"I've known Rachel for a really long time, Farhan (Zaidi) has known Rachel for a really long time," Kapler told NBC Sports Bay Area. "I think it was four years ago or so that we first became familiar with her work as a strength coach. Rachel is super-dynamic, incredibly smart, incredibly confident, and I have no doubt in my mind that she's going to make a big impact in baseball for many years to come."

Balkovec impressed Giants officials, who came away thinking it's just a matter of time before she is on a big league staff or takes a position high up in baseball operations. She was in San Diego this week and met with some Yankees reporters on Tuesday, where she outlined her background. Her approach is very similar to much of what the Giants have added to their staff, which will be finalized in the coming days.

“I have a special interest in biomechanics and understanding how the body moves and applying certain things, like for example, if there is a restriction in movement can they spot those types of things,’’ Balkovec said, according to the New York Post. “How is that going to affect their swing mechanics and the ability to get something done in a game situation. Also, the visual side of things, what are the best strategies of things picking up the ball for recognizing a pitch?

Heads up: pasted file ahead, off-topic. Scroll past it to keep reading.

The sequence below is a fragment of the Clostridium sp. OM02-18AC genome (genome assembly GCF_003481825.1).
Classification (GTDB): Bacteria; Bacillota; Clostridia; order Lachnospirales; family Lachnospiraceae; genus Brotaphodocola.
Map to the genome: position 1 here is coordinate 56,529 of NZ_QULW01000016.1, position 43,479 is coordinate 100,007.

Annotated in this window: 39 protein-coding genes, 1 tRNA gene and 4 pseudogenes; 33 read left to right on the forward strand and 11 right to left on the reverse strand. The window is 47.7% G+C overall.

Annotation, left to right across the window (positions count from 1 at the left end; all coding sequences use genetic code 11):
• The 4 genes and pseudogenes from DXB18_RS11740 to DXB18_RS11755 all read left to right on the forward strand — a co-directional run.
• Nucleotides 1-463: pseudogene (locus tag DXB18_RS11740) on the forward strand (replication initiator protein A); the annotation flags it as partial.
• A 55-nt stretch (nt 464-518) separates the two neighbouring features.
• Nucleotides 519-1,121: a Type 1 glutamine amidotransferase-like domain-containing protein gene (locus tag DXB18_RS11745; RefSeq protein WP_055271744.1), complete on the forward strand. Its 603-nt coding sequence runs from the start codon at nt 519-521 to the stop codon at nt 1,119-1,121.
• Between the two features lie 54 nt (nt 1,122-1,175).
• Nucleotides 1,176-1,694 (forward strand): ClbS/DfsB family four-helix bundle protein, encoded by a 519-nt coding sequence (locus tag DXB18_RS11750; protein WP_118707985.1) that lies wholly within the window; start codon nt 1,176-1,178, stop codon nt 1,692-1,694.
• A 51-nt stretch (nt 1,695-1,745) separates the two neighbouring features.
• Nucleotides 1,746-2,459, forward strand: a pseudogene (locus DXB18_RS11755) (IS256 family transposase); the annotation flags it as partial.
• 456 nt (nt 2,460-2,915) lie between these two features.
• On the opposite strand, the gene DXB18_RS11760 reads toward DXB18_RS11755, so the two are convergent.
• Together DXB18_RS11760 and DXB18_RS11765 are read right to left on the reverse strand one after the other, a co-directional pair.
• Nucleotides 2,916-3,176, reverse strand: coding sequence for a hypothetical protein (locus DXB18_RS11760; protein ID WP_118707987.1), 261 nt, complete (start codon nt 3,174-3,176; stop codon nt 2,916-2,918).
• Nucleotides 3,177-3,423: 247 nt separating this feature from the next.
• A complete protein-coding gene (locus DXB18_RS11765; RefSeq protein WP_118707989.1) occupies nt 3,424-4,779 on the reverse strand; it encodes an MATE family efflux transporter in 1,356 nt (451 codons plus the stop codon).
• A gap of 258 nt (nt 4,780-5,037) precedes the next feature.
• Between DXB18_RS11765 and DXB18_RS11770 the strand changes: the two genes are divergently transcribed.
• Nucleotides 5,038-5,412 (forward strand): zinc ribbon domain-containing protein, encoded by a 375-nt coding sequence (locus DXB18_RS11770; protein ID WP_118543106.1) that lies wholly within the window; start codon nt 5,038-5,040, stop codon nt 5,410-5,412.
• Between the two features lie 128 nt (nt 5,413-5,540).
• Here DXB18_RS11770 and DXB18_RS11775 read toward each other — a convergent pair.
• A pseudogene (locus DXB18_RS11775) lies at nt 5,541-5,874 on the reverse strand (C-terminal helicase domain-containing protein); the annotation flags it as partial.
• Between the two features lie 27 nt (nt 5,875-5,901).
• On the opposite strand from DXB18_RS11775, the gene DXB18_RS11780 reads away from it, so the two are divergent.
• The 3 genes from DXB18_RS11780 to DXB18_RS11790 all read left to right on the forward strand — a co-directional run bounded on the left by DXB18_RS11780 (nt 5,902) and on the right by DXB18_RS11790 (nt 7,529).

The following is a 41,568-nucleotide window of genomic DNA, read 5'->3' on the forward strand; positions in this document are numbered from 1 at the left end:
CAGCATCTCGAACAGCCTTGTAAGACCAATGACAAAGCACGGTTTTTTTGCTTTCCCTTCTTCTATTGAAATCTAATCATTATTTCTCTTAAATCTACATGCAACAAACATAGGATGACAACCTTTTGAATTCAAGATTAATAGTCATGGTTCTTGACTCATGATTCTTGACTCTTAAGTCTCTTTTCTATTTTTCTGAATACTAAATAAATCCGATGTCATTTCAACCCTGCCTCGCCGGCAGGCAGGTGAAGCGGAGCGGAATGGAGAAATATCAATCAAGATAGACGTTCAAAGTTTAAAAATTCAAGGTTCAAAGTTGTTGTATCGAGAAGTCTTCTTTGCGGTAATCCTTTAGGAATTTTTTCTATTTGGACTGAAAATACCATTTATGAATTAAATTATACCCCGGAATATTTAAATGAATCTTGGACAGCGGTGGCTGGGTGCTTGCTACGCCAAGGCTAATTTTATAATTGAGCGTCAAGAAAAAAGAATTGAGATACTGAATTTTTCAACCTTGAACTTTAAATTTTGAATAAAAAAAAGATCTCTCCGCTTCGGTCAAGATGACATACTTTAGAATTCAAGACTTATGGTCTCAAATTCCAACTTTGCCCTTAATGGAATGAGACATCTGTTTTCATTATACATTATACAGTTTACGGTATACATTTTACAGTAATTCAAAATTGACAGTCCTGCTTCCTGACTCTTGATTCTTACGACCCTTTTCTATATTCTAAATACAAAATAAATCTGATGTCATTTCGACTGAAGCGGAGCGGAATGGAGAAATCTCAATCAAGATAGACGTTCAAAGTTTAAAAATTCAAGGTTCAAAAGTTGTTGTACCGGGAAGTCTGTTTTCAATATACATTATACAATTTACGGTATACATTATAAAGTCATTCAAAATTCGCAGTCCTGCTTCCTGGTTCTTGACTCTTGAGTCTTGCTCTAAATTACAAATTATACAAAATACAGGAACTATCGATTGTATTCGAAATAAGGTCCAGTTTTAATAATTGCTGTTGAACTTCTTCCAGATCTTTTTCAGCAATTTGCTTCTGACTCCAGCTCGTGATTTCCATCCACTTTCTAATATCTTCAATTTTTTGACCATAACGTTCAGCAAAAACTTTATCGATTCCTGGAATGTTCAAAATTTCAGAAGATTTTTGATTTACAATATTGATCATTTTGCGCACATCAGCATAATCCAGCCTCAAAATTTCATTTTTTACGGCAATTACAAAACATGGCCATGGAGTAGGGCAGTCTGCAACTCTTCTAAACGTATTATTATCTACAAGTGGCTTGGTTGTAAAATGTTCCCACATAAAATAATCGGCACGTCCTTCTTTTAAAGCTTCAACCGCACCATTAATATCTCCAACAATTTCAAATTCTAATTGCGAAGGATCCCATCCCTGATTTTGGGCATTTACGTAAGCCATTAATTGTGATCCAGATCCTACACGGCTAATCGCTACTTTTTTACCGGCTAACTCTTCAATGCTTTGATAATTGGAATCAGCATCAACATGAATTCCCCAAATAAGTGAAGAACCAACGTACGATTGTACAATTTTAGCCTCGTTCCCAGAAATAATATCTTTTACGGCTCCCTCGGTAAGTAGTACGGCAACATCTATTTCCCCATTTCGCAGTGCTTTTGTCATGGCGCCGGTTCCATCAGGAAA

"There are two sides of it, and I am not sure which one is more important at this point, but I am leaning more to the visual aspect not very many people are diving into I think at this point. It’s two-fold, understanding the body from a very base level and how it applies to the swing and action."

MLB rumors: D-backs discussed offering Madison Bumgarner $70M contract


MLB rumors: D-backs discussed offering Madison Bumgarner $70M contract

The Giants' worst nightmare began taking shape on Tuesday night when The Athletic's Ken Rosenthal reported the Dodgers were shifting their focus to Madison Bumgarner after Gerrit Cole agreed to a record deal with the Yankees. 

But the Dodgers reportedly aren't the only NL West team with their eyes on the longtime Giants ace.

The Arizona Republic's Nick Piecoro reported Wednesday that the Diamondbacks internally discussed offering Bumgarner a "sizable" deal. Piecoro reported the D'backs "floated the idea of a contract in the range of $70 million" for MadBum. 

These talks according to Piecoro were only preliminary, however, and a formal proposal never was made. 

This isn't the first time Arizona has been linked to Bumgarner, though. MLB Networks Jon Heyman reported Tuesday that the D-backs were one of seven teams outside of the Giants to show interest in the left-hander. This, of course, came before the Dodgers report. 

After the trading Zack Greinke to the Astros last season, the D-backs still are searching for a proven No. 1 starter and the 30-year-old Bumgarner certainly fits the bill. MadBum also has appeared in 20 games -- 19 starts -- at Arizona's Chase Field and is 8-4 with a 3.13 ERA. He also hit two homers on Opening Day in Arizona in 2017. 

[RELATED: How Giants can take advantage of penny-pinching teams]

But $70 million likely won't get Bumgarner to sign on the dotted line. He reportedly is seeking a deal worth at least $100 million over five years, and that seems increasingly likely with the latest moves for starting pitchers this offseason. 

Bumgarner rumors are expected to heat up by the minute, but he doesn't appear destined for the desert quite yet.